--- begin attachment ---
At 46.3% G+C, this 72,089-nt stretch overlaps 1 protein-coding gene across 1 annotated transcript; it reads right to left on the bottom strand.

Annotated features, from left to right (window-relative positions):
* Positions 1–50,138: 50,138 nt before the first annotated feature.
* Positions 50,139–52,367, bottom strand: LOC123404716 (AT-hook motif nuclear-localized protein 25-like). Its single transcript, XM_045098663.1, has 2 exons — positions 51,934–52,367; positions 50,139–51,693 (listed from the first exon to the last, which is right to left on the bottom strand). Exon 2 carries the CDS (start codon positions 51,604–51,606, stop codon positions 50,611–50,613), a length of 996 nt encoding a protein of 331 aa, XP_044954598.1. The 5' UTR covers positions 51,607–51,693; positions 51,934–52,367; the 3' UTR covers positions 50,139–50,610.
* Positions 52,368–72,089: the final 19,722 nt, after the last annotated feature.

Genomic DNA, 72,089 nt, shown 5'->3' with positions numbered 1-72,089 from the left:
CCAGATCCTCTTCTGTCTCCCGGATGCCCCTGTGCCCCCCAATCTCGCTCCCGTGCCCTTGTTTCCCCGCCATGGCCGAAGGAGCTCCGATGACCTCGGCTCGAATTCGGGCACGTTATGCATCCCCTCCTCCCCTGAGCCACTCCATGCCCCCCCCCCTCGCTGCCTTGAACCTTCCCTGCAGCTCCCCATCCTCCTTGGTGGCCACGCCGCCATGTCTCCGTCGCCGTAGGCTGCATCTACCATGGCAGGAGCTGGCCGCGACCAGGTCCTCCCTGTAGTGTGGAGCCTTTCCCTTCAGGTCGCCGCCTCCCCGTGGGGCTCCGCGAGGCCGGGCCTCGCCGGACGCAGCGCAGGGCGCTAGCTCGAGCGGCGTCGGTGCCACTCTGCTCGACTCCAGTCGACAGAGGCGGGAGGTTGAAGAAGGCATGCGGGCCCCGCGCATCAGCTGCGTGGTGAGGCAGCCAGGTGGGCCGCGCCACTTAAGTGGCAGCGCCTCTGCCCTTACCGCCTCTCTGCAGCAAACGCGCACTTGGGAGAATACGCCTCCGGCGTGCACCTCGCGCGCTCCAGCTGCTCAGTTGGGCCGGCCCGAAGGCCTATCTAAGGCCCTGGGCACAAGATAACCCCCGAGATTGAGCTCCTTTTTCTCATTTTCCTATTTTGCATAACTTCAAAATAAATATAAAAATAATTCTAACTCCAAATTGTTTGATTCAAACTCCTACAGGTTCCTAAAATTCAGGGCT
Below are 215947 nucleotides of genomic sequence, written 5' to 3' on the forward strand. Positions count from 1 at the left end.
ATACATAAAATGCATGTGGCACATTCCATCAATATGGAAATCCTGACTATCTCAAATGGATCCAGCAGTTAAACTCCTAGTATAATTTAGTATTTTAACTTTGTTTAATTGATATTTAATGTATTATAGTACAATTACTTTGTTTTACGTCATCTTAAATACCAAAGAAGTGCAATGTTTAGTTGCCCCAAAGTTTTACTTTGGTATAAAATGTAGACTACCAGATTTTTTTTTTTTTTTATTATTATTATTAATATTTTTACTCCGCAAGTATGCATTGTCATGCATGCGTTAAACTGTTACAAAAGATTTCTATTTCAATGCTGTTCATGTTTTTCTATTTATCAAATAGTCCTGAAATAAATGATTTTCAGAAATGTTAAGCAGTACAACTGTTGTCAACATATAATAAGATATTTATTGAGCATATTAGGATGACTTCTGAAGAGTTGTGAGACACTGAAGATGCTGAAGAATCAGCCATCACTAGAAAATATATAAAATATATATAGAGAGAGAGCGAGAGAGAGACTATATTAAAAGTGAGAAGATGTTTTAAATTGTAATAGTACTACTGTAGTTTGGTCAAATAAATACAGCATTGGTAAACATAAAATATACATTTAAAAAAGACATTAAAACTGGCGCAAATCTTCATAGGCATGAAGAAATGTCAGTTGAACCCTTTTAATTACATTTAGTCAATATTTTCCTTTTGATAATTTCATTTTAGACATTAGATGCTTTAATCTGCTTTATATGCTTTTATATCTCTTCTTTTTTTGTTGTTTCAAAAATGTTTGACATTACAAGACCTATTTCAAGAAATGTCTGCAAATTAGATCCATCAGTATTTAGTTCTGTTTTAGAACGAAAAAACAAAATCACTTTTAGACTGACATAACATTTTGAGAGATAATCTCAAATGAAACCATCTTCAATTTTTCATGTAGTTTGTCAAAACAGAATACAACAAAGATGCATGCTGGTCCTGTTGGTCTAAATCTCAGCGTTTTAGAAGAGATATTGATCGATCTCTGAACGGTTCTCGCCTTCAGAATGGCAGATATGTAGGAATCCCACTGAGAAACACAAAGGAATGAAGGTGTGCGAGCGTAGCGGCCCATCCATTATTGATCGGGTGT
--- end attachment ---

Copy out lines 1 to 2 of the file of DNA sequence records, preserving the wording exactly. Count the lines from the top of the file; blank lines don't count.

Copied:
At 46.3% G+C, this 72,089-nt stretch overlaps 1 protein-coding gene across 1 annotated transcript; it reads right to left on the bottom strand.

Annotated features, from left to right (window-relative positions):